And they may be on XP or on an OS [operating system] that cannot be upgraded or patched. And the issue is that, most of the time, the manufacturers themselves don’t provide patches. They’ll ask you to upgrade a device or replace an old one, but that can cost millions of dollars. So with regard to network segmentation, we want to make sure that we put the medical devices on a VLAN, so that they can’t talk directly to the Internet. At the same time, we micro-segment them by putting a mini-firewall in front of each medical device, and we’ve also locked USB port on the device. You put in a USB key. So we protect them physically also, and also protect the medical devices from the rest of the network.
What is your overall segmentation arrangement or plan?
We have a plan moving forward that we’re in the process of executing on. Most of us have had flat networks, with everything can talk to everything—your network at home, your car, everything—we’ve spent 20 years creating that connectivity. Now, with all the incidents taking place, it’s clear that that’s no longer a good idea. So now we have to look at this from a role-based standpoint. What we’re planning to do is that we’re going to segment by facility. So if there is an infection within one facility, we want to isolate that facility from the rest of the network, so that the malware or ransomware can’t spread.
The good thing for us is that our EMR is centralized in one location, via the data center. So if we isolate a facility, then that location will not be able to connect to that centralized EMR. So will we plan to segment based on the role or function of a user? We’re not there yet. In the future, potentially, we’ll go down that path. There’s some discussion of looking at, say, if you’re in Human Resources, you shouldn’t have access to the medical device network, for example. We’re not there yet, but we’ll get there.
We also have network access control, which can detect at normal traffic; if traffic is excessive, we can potentially stop that device from connecting to the network. We may not go to the user level, but we may go to the device level.
How do you see the interrelationship between disaster recovery and business continuity? CISOs and other healthcare IT leaders have a diversity of opinions on that.
Business continuity planning is more operational; it is more than just about IT systems. IT systems are just a component of data availability. We live in Florida, which has a hurricane season every year that we have to plan for. And to me, you have to plan for BCP beyond just IT. Because if a hurricane comes, it’s not just the IT system that will be affected, but your generator, your electricity, your water, etc. So my take is that BCP needs to be much broader than just the IS system. The IS system will be just a component of that. Someone needs to own the BCP for the entire system. And that’s true, too, of disaster recovery. Disaster recovery is not just an IT function, it’s a business concern, too.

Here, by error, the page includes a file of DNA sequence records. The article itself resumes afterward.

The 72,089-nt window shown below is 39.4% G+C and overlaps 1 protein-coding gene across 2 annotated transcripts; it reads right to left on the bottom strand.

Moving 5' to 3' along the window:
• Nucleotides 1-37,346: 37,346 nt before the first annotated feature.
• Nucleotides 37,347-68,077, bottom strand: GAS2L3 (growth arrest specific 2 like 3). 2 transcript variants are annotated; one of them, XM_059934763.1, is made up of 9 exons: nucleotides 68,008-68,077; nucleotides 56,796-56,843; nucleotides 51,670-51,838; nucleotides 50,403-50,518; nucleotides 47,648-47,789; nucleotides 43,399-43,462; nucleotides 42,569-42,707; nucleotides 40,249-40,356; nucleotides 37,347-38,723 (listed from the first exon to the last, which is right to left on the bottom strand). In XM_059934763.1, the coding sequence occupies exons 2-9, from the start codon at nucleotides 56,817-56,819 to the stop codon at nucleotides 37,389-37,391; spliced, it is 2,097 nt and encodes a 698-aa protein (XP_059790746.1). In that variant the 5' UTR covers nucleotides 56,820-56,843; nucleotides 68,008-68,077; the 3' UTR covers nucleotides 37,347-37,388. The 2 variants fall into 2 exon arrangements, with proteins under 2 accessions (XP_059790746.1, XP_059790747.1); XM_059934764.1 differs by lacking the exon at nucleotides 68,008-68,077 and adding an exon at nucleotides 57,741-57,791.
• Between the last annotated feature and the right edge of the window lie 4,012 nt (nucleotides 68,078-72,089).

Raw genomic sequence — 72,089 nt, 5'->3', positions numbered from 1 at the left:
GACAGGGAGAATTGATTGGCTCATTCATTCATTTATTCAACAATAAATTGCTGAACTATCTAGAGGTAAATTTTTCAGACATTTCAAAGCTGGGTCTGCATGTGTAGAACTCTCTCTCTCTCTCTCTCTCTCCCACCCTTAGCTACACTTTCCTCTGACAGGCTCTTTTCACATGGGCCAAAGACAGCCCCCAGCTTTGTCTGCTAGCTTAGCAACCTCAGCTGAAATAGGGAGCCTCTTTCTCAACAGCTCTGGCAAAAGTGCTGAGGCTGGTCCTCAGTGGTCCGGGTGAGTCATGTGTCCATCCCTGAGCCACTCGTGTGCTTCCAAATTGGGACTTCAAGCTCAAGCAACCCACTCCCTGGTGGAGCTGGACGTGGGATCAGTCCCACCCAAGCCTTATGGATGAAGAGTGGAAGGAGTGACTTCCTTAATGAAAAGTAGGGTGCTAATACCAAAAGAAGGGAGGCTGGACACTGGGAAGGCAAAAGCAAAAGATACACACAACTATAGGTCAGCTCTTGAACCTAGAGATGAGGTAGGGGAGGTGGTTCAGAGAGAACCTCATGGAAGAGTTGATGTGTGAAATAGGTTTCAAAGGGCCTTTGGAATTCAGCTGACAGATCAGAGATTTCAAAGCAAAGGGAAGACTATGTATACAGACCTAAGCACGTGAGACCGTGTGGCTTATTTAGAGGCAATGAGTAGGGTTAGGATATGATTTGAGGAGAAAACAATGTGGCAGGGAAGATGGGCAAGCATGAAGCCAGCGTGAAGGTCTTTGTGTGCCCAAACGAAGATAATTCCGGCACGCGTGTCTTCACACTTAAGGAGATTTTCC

And in terms of disaster recovery?
We’ve hired a third party to work for us in that area. They’re 1,000 miles away. We have a data center locally and a data center in the Northeast. And we have a disaster recovery plan, so that if we’re ever in a disaster situation, we can switch to our second system 1,000 miles away. We do two tests a year. We simulate the primary data center being down, and we switch to the second data center, and the team makes sure we have connectivity and flow, and the business signs off on the DR test. And every time you do a DR exercise, you identify an issue or issues, and we correct those.
On the business side, we have a disaster recovery plan for the business. And we’ve done testing, but we haven’t done it regularly. The operational side may do it more regularly than that.
What advice might you like to share with your peers on network segmentation and disaster recovery and business continuity?
Per network segmentation, you definitely need to do it. I would be cautious not to try to do it too quickly. I would take time to do it and plan it out, and make sure that we’re creating a plan that will benefit the system. Have a good plan in place, and be prepared to identify challenges along the way. Before we do network segmentation, we need to make sure we understand what businesses would be impacted, and the outcome of that. Because it can really impact a lot of them. I think network segmentation is a good thing. But at the same time, I would tell my colleagues to do it carefully.